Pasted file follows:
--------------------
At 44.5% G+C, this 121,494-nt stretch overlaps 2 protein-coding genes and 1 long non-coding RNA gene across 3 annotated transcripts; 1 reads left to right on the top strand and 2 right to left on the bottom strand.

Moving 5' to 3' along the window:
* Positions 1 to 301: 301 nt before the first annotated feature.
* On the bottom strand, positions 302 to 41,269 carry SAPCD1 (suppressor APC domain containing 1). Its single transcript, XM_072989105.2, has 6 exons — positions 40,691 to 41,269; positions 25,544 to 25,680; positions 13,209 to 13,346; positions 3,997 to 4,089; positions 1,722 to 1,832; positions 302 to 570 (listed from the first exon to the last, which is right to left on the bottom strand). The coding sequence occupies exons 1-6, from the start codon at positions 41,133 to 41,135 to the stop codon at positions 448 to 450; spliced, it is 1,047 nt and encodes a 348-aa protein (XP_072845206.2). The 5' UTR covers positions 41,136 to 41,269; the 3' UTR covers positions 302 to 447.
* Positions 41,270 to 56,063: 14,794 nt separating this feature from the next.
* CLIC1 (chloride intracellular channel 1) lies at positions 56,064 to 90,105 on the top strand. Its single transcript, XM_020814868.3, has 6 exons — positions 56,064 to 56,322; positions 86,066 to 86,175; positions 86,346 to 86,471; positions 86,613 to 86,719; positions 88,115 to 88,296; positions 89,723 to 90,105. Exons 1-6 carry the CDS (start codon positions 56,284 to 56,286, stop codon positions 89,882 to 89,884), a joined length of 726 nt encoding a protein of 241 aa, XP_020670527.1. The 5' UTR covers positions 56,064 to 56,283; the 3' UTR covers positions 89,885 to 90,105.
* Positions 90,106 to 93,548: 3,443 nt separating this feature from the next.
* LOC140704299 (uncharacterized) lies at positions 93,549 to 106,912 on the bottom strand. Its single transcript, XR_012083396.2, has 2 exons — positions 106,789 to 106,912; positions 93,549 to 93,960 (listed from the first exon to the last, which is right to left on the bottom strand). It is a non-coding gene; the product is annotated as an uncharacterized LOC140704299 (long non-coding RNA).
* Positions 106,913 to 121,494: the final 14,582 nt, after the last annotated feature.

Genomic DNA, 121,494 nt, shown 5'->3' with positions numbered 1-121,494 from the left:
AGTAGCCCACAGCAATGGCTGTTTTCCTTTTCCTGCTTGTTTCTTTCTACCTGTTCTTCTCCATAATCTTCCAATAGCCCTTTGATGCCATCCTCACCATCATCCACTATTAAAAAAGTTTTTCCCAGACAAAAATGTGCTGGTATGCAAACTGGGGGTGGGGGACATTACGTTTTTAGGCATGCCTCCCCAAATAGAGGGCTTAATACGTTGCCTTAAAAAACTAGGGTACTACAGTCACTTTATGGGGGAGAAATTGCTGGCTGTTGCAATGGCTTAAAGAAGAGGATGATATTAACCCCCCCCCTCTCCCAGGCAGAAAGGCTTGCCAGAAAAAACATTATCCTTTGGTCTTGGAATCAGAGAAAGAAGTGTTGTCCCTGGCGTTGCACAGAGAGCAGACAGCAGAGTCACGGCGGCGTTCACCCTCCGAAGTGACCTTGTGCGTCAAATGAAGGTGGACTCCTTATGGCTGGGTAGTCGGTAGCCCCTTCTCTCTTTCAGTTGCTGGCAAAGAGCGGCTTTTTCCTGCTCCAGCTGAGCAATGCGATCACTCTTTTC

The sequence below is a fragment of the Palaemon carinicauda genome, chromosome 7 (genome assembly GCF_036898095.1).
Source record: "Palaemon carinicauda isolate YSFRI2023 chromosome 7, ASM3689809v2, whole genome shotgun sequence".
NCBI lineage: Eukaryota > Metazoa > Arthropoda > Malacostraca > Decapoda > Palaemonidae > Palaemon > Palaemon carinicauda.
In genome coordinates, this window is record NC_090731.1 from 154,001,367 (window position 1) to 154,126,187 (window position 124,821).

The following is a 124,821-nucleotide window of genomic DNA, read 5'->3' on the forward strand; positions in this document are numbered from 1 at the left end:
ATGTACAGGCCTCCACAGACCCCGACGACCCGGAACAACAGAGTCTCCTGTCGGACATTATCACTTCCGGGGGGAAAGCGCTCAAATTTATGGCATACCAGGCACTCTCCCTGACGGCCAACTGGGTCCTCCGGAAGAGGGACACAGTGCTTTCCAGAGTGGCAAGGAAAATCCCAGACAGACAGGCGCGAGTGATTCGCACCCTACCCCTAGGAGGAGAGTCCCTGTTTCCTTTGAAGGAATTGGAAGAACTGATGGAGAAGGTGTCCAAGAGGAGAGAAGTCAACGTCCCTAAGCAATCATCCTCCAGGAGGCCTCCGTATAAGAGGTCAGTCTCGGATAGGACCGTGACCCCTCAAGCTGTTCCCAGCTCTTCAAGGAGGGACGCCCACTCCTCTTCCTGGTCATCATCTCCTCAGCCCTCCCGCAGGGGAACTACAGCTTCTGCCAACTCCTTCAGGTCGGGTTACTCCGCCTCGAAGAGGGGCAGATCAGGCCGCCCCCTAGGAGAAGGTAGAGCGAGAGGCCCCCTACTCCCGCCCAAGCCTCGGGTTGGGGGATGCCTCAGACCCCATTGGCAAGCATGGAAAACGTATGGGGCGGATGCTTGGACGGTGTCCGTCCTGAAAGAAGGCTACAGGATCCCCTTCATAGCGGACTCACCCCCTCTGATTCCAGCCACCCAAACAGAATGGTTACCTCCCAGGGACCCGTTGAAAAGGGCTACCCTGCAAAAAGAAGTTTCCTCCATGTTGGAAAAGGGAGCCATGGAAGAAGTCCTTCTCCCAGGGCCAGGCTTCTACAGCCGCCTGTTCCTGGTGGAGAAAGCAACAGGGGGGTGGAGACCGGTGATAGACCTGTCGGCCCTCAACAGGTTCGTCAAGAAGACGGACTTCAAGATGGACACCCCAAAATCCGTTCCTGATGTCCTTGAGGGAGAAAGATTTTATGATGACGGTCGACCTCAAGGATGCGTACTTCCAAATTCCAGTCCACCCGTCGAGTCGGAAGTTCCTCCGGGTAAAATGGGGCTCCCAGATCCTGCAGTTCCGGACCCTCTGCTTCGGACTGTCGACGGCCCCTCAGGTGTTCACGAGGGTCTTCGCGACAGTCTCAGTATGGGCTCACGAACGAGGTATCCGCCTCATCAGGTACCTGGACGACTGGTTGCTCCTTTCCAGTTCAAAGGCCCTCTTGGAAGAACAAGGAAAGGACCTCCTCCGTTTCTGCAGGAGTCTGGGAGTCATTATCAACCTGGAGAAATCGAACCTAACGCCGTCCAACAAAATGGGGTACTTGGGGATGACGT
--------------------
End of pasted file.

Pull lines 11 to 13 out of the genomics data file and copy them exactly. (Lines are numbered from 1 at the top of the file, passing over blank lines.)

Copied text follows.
AGTAGCCCACAGCAATGGCTGTTTTCCTTTTCCTGCTTGTTTCTTTCTACCTGTTCTTCTCCATAATCTTCCAATAGCCCTTTGATGCCATCCTCACCATCATCCACTATTAAAAAAGTTTTTCCCAGACAAAAATGTGCTGGTATGCAAACTGGGGGTGGGGGACATTACGTTTTTAGGCATGCCTCCCCAAATAGAGGGCTTAATACGTTGCCTTAAAAAACTAGGGTACTACAGTCACTTTATGGGGGAGAAATTGCTGGCTGTTGCAATGGCTTAAAGAAGAGGATGATATTAACCCCCCCCCTCTCCCAGGCAGAAAGGCTTGCCAGAAAAAACATTATCCTTTGGTCTTGGAATCAGAGAAAGAAGTGTTGTCCCTGGCGTTGCACAGAGAGCAGACAGCAGAGTCACGGCGGCGTTCACCCTCCGAAGTGACCTTGTGCGTCAAATGAAGGTGGACTCCTTATGGCTGGGTAGTCGGTAGCCCCTTCTCTCTTTCAGTTGCTGGCAAAGAGCGGCTTTTTCCTGCTCCAGCTGAGCAATGCGATCACTCTTTTC

The sequence below is a fragment of the Palaemon carinicauda genome, chromosome 7 (genome assembly GCF_036898095.1).
Source record: "Palaemon carinicauda isolate YSFRI2023 chromosome 7, ASM3689809v2, whole genome shotgun sequence".